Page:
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Canada Bans Veils During Citizenship Ceremonies


France, where these two women were protesting in September 2011, is among the countries to ban the full-face veil completely in public places.

France, where these two women were protesting in September 2011, is among the countries to ban the full-face veil completely in public places.

The Canadian government has announced it will bar all women from wearing face coverings from taking part in citizenship ceremonies in a move that appeared largely aimed at Muslim fundamentalists.

"To segregate one group of Canadians or allow them to hide their faces, to hide their identity from us, precisely when they are joining our community, is contrary to Canada's proud commitment," Immigration Minister Jason Kenney said. "You should be willing to show who you are in that public act of witness. I think it's very straightforward."


Kenney said he had received complaints from citizenship judges and parliamentarians about veiled women taking the oath to formally become Canadian.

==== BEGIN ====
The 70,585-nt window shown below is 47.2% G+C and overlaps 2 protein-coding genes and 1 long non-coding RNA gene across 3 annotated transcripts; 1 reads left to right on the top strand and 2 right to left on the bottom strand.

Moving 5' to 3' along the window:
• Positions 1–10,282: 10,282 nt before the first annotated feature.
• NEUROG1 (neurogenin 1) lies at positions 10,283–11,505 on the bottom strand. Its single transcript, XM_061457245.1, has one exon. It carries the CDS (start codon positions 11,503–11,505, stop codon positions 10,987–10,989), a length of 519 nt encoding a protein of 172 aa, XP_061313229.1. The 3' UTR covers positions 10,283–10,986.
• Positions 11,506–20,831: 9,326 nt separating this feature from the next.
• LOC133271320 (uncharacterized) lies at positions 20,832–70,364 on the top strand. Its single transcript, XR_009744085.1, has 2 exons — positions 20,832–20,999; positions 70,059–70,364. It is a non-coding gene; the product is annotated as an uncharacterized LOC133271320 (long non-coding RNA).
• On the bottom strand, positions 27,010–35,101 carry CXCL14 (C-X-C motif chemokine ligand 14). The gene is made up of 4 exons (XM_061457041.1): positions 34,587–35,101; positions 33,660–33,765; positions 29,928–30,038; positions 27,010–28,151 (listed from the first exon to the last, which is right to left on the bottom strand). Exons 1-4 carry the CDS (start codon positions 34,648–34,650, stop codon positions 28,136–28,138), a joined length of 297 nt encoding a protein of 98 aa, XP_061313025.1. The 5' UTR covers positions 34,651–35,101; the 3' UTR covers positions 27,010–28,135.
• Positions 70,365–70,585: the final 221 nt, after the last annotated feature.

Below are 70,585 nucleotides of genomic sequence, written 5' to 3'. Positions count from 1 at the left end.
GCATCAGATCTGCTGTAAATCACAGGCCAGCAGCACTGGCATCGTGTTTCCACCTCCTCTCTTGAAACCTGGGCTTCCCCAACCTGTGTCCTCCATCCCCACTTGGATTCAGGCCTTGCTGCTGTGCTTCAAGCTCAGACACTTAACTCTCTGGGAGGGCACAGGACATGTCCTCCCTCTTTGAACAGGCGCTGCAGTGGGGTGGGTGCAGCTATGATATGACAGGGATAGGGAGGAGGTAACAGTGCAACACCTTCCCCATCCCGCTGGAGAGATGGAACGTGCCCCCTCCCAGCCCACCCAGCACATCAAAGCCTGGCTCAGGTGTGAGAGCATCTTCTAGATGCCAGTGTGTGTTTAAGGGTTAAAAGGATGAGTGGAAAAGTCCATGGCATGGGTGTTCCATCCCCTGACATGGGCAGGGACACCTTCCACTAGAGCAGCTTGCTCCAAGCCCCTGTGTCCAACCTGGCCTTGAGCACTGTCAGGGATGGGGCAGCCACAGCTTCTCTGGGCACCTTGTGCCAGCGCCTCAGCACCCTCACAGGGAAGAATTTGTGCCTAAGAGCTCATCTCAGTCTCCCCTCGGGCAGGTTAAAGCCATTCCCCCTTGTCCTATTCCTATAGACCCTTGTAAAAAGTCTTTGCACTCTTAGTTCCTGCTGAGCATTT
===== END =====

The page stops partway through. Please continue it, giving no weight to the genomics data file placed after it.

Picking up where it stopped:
The announcement might well trigger a court challenge from those who say the restriction violates freedom of religion provisions under Canada's constitution.

"That would be very uncomfortable," Wahida Valiante, vice president of the Canadian Islamic Congress, told Reuters in Toronto, "because they have not made that choice themselves and also this is their religious duty."

Some European countries, including France and Belgium, ban the wearing of full-face Islamic veils, also known as the burqa or niqab, in public.

compiled from agency reports
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